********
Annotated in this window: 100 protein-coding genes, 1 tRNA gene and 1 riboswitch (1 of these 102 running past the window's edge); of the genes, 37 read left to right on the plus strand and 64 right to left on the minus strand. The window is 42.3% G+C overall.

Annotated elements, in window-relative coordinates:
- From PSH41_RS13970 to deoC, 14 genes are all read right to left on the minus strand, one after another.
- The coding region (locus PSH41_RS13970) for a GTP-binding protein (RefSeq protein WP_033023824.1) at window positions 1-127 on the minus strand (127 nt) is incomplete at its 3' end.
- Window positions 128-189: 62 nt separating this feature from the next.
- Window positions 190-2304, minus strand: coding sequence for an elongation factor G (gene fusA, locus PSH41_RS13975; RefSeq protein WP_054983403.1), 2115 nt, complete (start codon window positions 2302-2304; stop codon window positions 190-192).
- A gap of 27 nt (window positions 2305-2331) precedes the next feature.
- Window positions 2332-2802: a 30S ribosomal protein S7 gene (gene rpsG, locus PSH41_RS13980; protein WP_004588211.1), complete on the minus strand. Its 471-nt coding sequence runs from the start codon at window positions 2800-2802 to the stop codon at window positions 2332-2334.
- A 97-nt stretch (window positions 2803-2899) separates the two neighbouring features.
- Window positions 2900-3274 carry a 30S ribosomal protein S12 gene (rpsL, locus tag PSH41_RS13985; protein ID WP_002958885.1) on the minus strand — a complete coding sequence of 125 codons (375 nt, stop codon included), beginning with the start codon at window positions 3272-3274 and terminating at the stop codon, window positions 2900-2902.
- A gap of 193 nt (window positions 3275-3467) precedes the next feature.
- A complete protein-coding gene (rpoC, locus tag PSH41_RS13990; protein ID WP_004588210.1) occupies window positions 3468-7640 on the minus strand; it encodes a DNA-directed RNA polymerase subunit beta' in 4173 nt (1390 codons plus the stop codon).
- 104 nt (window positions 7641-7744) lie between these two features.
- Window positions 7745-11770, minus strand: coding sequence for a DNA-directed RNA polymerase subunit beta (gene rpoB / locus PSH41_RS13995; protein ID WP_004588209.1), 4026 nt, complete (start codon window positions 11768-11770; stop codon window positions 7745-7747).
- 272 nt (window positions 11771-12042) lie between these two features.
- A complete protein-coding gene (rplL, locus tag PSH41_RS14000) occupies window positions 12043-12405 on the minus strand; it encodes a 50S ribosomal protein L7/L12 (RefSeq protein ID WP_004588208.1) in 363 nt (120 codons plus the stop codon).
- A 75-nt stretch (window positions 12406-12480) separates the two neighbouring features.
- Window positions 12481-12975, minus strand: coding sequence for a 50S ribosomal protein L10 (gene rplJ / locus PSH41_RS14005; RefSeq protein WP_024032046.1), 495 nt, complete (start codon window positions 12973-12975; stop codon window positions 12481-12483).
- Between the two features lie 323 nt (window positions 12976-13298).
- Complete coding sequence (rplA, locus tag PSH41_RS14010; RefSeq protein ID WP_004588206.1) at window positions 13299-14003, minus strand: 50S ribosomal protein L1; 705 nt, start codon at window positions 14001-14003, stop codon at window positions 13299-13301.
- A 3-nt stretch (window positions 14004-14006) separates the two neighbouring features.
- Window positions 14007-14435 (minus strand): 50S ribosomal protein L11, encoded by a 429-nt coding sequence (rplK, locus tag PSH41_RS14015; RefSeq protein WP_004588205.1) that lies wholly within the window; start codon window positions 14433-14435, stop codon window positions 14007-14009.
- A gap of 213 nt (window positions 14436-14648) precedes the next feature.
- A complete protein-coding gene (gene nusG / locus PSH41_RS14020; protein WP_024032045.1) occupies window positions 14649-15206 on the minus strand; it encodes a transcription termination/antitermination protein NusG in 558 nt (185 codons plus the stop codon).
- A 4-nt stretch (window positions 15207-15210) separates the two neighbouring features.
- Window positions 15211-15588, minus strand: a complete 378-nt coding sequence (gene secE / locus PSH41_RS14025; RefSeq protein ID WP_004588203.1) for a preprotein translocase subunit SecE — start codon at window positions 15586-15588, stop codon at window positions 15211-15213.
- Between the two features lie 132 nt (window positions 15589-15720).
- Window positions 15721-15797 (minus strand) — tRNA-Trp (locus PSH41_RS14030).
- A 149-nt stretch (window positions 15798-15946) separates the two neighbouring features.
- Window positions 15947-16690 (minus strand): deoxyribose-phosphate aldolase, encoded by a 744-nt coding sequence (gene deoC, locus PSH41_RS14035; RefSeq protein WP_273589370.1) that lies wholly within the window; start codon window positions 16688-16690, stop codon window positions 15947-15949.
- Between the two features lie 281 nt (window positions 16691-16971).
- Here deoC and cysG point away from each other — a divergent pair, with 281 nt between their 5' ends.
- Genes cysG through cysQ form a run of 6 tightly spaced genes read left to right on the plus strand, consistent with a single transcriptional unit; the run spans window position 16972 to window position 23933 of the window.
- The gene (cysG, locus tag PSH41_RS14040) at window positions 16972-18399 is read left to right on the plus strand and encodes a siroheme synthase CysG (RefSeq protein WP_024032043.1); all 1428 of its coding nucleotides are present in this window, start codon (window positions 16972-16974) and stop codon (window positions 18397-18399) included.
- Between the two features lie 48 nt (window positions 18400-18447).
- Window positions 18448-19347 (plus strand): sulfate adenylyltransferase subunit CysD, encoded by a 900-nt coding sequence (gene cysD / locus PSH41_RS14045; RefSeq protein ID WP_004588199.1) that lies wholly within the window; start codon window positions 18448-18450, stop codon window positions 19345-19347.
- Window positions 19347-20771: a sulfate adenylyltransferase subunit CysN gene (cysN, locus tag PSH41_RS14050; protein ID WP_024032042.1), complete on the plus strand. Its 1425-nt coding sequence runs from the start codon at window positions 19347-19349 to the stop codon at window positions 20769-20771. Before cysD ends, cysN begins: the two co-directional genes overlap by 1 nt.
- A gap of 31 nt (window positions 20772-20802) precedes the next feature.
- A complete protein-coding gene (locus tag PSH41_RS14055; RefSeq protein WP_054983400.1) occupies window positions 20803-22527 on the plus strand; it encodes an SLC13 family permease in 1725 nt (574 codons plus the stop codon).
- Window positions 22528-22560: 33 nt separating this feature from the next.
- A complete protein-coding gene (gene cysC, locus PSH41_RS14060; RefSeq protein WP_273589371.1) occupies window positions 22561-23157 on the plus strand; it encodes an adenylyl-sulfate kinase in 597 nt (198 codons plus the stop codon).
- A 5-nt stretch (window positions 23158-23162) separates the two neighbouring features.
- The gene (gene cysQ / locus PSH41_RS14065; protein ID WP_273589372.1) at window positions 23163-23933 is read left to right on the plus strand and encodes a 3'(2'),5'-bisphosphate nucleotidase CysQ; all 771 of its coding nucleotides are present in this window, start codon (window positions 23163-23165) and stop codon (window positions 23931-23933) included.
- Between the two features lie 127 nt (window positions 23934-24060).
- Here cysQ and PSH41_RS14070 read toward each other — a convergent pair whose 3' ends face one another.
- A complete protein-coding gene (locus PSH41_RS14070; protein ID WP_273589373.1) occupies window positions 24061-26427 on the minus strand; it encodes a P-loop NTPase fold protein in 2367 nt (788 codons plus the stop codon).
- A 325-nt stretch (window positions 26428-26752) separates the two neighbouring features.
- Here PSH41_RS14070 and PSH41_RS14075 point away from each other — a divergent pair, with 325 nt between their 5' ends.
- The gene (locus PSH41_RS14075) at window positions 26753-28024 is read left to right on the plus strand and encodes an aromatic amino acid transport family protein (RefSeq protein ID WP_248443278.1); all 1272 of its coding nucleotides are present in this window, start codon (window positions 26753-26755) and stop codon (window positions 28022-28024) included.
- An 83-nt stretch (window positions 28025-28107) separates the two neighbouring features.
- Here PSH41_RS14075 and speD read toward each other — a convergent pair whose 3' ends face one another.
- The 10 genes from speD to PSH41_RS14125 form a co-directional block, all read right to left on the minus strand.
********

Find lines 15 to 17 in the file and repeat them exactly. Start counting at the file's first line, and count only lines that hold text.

- 272 nt (window positions 11771-12042) lie between these two features.
- A complete protein-coding gene (rplL, locus tag PSH41_RS14000) occupies window positions 12043-12405 on the minus strand; it encodes a 50S ribosomal protein L7/L12 (RefSeq protein ID WP_004588208.1) in 363 nt (120 codons plus the stop codon).
- A 75-nt stretch (window positions 12406-12480) separates the two neighbouring features.